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Harvester of Opportunity

21:05PM Sep 08, 2015

Stan_Boshart_TPOY( Angie Grace Photography )

Straw market expertise indelibly links producer to Asian dairies, feedlots 

Stan Boshart built his career out of straw starting with a kiddie pool and three feuding friends.

The producer and father of five from Tangent, Ore., watched in 1986 as straw trucks rumbled past his home as he lay in 1-ft.-deep water with two of his young daughters. From an early age, he’d helped his dad farm the fertile Willamette Valley, and he’d grown into his own trucking business hauling just about everything from lime to lumber.   

Now he needed to stay close to home to raise his family, and he desperately wanted to farm again. 

“I wanted to touch that straw,” explains Stan, 56.

Two years later, Stan’s opportunity showed up outside his red office door in the form of three grouchy friends. He’d called a meeting with Richard Boshart, Stan’s brother who is a local farmer; Joe, a farmer and baler; and Duff, a straw buyer.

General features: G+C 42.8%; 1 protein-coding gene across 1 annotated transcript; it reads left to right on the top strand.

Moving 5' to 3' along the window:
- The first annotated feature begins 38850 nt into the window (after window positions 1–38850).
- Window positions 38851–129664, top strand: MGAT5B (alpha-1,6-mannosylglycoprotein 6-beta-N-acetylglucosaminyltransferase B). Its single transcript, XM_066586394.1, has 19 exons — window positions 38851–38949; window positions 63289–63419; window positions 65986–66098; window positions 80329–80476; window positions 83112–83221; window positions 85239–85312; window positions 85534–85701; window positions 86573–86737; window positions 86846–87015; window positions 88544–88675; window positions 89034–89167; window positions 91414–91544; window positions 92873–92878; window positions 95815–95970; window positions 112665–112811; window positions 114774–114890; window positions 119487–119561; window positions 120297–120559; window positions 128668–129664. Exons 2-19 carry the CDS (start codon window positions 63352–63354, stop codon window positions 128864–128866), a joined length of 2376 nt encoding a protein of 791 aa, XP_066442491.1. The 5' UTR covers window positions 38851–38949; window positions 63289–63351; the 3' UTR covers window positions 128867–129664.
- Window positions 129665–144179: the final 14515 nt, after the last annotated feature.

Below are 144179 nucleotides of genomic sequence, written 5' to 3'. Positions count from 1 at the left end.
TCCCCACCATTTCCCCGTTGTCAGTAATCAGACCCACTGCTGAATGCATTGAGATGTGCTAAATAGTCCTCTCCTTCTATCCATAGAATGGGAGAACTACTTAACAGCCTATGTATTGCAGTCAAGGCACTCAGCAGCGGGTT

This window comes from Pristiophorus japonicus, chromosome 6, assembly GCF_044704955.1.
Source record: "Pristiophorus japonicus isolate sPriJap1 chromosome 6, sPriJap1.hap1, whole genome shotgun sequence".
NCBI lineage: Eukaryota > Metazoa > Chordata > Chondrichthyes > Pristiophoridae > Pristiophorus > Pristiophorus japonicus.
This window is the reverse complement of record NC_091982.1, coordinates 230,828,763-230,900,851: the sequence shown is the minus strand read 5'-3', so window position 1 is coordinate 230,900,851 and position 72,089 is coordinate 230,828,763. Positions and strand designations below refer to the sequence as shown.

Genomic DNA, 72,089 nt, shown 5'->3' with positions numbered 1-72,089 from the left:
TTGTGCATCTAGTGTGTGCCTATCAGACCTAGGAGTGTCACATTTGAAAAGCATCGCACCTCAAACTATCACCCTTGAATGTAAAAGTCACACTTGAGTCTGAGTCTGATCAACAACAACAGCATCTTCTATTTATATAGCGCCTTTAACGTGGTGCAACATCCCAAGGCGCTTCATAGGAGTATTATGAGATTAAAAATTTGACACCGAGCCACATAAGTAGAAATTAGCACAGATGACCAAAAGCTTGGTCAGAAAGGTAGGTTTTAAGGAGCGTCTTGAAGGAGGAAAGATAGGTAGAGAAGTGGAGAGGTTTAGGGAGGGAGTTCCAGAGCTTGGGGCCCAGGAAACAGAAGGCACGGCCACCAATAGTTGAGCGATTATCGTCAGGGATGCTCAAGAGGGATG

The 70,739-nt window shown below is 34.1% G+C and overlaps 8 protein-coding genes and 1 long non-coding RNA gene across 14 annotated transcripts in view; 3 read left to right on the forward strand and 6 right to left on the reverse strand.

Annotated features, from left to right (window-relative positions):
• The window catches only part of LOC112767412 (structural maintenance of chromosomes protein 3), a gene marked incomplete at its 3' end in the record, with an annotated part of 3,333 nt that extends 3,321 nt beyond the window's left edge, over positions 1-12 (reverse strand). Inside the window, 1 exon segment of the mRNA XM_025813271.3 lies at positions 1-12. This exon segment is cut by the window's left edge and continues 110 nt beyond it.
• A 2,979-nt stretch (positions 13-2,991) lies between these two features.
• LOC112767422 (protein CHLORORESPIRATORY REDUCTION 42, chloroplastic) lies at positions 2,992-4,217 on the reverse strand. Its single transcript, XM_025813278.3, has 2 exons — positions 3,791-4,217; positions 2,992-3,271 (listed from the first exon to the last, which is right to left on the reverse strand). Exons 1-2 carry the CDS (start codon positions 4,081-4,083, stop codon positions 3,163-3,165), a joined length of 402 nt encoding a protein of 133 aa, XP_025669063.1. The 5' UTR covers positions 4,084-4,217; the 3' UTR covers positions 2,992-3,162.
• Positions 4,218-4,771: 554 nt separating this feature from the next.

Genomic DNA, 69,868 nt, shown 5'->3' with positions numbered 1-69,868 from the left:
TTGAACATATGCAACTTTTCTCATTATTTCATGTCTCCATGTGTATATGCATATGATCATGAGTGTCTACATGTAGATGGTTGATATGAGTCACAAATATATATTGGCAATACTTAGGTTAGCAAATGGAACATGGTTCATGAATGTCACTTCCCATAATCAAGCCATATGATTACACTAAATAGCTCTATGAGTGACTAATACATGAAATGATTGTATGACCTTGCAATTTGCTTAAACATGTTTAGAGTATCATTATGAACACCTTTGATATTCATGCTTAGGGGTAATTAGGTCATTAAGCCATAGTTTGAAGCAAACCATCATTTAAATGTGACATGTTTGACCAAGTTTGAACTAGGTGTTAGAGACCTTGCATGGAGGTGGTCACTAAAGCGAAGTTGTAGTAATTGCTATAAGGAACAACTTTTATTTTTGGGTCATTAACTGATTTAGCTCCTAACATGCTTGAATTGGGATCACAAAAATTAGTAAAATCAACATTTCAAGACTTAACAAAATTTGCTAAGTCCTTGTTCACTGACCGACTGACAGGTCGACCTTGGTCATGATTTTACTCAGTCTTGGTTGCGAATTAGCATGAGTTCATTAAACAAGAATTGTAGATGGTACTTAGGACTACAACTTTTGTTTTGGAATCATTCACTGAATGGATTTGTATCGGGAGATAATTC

“Those three were frustrated with each other,” Stan says. Richard needed the straw off his field; Joe hadn’t been paid for his baling services; and Duff hadn’t paid for the past year and didn’t want to promise payment for the new year. 

One by one, Stan asked whether they’d be willing to work together. One by one, they refused. “When each one of those guys said ‘No,’ I was saying, ‘Yes!’” he recalls.

So Stan offered to pay Joe to bale for Richard and to sell the straw to Duff. The three agreed. 

From Startup To Standout. Stan didn’t know if straw would be profitable, but he needed the money. “I wanted a lot of work,” he says.

Today, he manages a business with annual sales of more than $8 million alongside his wife, Lori, and daughter, Shelly Boshart Davis. The family operates four entities: Boshart Trucking, which ships straw; BOSSCO Trading, which handles international marketing and sales; PressCo, which manages pressing and container loading; and SJB Farms, where Stan grows grass seed, radish seed, wheat and hazelnuts. 

Over time, all five of Stan’s kids, his brothers, sisters, nieces and nephews have worked for the family farm. This summer marked the first harvest with one of Stan’s grandchildren operating a tractor. At peak capacity, their team uses 11 balers to custom harvest 25,000 to 28,000 acres owned by about 45 farmers, after which straw is baled, stored, pressed and packed into containers for shipment to dairies and feedlots in Japan and South Korea. 

straw_to_market

Stan’s entrepreneurial development of the straw-harvesting market and his dedication to customer service are some of the many reasons he earned recognition as a 2015 Top Producer of the Year finalist.